Difficult journey to the UK for MAP’s Director in Gaza

MAP’s Director of Programmes from Gaza, Fikr Shalltoot, joined us last month in London for our quarterly board meeting. But despite being in the role for over a decade, getting to the UK was very difficult. Fikr told us about her arduous journey from Gaza.

How was your journey to the UK this time around Fikr?

My time in the UK was good, when I eventually got here! But, this was by far the worst and most stressful time to travel to the UK from Gaza. There were many, many problems.

Describe to us the process, and what went wrong.

Firstly, we applied to the Israeli authorities for my permit to travel a long time in advance, on 9 May, as we always do. I was due to travel on Thursday 21 June so plenty of time. But the week before I was due to travel we hadn’t received a response so we were calling to enquire and we kept getting no answer or response. So we had to wait.

When did you find out about your permission to travel?

At 1pm on Thursday 21 June I was told my permit was approved but there was no information about when the start date for my permit was. So I had to make lots of calls and found out the permit was valid from 17 June-24 August and by the time I got it in hand I found that it was valid from 27 May 2018-24 August 2018. However, I had to wait two more days to actually leave Gaza as there was not time in the afternoon for me to travel through Erez crossing, which closes at 3pm and Friday and Saturday is the weekend here and Erez crossing is closed (Friday- Gaza ID holders are not allowed to leave Gaza and Saturday the crossing is closed for everyone).

I also needed a non-objection letter from Jordan to cross to Jordan in order to travel from Amaan airport; as a Palestinian, I cannot use Israel’s airport. Although my non-objection letter was approved on 11 June by Sunday 24 June, when I was due to travel it had still not been printed. In the end I was advised to travel and hope that it would be printed when I arrived in Ramallah, in the West Bank- which thankfully it was.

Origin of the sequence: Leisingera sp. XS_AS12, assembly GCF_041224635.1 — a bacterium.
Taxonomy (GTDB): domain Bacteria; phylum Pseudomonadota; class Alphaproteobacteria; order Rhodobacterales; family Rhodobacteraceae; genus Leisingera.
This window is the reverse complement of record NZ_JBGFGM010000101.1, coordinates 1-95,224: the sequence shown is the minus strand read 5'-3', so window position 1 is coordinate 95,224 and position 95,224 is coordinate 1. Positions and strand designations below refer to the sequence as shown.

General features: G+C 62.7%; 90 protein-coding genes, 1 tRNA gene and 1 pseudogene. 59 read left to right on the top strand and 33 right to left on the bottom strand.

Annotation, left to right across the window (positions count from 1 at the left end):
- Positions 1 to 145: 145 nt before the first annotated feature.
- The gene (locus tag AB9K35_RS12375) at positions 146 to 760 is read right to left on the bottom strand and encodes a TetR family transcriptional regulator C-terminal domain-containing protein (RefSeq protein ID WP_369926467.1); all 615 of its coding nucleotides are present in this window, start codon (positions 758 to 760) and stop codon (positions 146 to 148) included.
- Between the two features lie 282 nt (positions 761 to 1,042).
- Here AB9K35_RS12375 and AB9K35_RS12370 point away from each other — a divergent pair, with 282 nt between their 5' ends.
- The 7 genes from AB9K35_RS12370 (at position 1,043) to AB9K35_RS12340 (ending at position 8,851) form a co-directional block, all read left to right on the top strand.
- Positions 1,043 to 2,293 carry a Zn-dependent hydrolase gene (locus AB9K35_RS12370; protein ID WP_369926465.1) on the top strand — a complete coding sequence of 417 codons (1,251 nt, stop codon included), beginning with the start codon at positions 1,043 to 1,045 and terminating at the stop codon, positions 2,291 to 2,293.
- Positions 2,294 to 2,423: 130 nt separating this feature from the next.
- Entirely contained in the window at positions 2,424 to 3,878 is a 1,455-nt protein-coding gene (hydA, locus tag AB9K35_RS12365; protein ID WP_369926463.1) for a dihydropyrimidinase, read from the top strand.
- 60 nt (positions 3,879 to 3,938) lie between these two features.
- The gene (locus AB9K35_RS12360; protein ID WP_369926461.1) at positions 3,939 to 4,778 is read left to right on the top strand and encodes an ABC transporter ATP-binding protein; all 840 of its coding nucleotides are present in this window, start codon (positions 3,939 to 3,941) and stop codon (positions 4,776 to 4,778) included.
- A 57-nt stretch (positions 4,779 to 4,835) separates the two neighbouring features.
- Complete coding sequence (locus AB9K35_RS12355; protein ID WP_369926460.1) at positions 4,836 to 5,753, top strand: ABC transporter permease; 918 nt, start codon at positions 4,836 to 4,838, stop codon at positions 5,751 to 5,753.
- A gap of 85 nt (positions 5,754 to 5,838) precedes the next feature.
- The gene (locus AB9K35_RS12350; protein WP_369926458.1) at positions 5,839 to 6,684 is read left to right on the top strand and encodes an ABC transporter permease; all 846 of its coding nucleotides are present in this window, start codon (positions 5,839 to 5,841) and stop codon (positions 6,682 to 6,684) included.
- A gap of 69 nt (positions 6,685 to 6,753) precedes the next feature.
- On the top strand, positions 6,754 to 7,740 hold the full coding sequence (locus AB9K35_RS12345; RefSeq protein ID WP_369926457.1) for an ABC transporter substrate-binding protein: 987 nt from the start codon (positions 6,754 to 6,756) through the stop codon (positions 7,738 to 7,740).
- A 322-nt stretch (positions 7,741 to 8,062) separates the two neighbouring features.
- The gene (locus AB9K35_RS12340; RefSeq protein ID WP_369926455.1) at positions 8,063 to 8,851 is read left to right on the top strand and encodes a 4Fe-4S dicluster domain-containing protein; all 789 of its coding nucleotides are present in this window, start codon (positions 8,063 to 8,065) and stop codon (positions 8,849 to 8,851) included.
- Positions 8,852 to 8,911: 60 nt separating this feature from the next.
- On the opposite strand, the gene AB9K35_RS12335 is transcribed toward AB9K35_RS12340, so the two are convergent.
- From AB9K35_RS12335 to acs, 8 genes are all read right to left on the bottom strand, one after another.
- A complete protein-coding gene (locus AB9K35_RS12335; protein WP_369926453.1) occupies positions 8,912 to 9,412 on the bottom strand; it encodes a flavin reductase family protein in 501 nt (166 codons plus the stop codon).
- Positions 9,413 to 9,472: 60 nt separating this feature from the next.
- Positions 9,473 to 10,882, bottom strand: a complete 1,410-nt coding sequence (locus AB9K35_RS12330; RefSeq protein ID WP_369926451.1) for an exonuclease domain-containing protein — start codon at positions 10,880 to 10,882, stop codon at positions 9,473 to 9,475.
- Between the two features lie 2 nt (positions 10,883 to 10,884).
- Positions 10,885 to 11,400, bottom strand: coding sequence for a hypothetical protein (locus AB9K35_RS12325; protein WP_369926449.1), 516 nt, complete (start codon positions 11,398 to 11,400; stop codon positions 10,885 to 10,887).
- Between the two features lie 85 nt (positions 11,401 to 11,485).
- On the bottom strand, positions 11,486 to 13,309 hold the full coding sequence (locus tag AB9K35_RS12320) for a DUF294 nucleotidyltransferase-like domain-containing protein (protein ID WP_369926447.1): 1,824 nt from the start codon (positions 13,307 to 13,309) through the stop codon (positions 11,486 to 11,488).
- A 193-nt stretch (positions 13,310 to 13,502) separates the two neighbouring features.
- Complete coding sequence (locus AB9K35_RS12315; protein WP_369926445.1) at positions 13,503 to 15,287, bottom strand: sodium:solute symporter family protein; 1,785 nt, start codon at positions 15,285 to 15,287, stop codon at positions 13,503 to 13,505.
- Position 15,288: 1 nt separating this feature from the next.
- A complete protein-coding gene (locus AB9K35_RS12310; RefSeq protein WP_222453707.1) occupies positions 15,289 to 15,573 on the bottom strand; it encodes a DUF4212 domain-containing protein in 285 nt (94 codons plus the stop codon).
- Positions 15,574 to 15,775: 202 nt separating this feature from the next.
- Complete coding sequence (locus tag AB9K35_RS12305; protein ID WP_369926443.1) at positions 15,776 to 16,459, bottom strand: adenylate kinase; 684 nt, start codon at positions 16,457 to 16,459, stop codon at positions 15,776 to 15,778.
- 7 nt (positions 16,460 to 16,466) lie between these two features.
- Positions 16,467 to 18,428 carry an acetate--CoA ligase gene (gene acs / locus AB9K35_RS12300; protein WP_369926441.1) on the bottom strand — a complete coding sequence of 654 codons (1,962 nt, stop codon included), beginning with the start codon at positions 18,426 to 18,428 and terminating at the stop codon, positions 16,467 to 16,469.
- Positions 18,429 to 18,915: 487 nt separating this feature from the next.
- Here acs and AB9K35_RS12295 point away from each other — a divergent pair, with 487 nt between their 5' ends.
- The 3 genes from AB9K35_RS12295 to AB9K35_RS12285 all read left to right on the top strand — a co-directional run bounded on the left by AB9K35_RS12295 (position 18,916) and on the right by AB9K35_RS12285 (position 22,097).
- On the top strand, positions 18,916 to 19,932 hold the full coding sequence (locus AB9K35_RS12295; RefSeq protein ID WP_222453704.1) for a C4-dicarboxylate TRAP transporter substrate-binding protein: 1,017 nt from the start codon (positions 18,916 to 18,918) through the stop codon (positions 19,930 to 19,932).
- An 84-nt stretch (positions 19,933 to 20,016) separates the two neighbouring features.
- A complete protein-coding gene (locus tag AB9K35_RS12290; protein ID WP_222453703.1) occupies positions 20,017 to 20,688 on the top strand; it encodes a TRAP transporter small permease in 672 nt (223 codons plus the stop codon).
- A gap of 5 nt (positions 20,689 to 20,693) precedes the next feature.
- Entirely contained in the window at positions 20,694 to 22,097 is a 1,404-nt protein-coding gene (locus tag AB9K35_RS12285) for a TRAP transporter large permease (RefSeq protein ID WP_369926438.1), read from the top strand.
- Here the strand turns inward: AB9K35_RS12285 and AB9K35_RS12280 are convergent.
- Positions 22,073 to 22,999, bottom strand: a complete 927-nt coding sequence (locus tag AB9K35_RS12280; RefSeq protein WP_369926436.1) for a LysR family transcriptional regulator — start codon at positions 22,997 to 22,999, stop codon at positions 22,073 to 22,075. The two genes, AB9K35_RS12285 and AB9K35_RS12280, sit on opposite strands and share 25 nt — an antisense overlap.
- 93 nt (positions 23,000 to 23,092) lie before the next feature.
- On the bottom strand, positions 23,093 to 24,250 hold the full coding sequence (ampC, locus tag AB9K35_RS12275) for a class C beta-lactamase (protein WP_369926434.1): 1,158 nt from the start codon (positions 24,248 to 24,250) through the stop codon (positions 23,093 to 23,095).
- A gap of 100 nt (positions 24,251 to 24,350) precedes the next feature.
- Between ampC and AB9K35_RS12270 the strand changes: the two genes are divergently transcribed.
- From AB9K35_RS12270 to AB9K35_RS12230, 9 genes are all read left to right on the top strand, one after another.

How was it when you finally left?

I left the office around midday, the process through Erez crossing was straight forward.

At 4pm I was in Ramallah, West Bank, where I collected my non-objection letter to allow me to travel onto Jordan. I also had to change my suitcase and collect my toiletries that I keep at the West Bank office.

Why did you change your suitcase?

The Israeli authorities have stopped allowing Palestinians from Gaza to carry through bags that have wheels on them through Erez crossing, as well as preventing all toiletries. We don’t really know why and international people travelling through Erez crossing continue to be allowed to use bags with wheels and to cross with their laptop and toiletries.

After that could you travel?

Leaving the West Bank we were held up at the border crossing with Jordan but [Fikr laughs] this is usual as I hold a Gaza ID and after all the waiting over the past week I was used to it! I arrived in Amaan at 11pm and finally flew from Amman airport the next day. Even at Heathrow airport in London we waited three hours to go through Passport control , but at least this was for everybody and not just Palestinians!

Even though it was a difficult journey everyone in Gaza would be happy to do this so long as they could leave.

Have any of your staff had difficulty too?

Four of our staff have been denied permits this year to leave Gaza, and they cannot reapply for at least a year. This makes work difficult and means that they cannot access important training opportunitites.

Well, it’s very nice to talk to you in London now!

Yes, it’s good to be here, inshallah next time will be easier!

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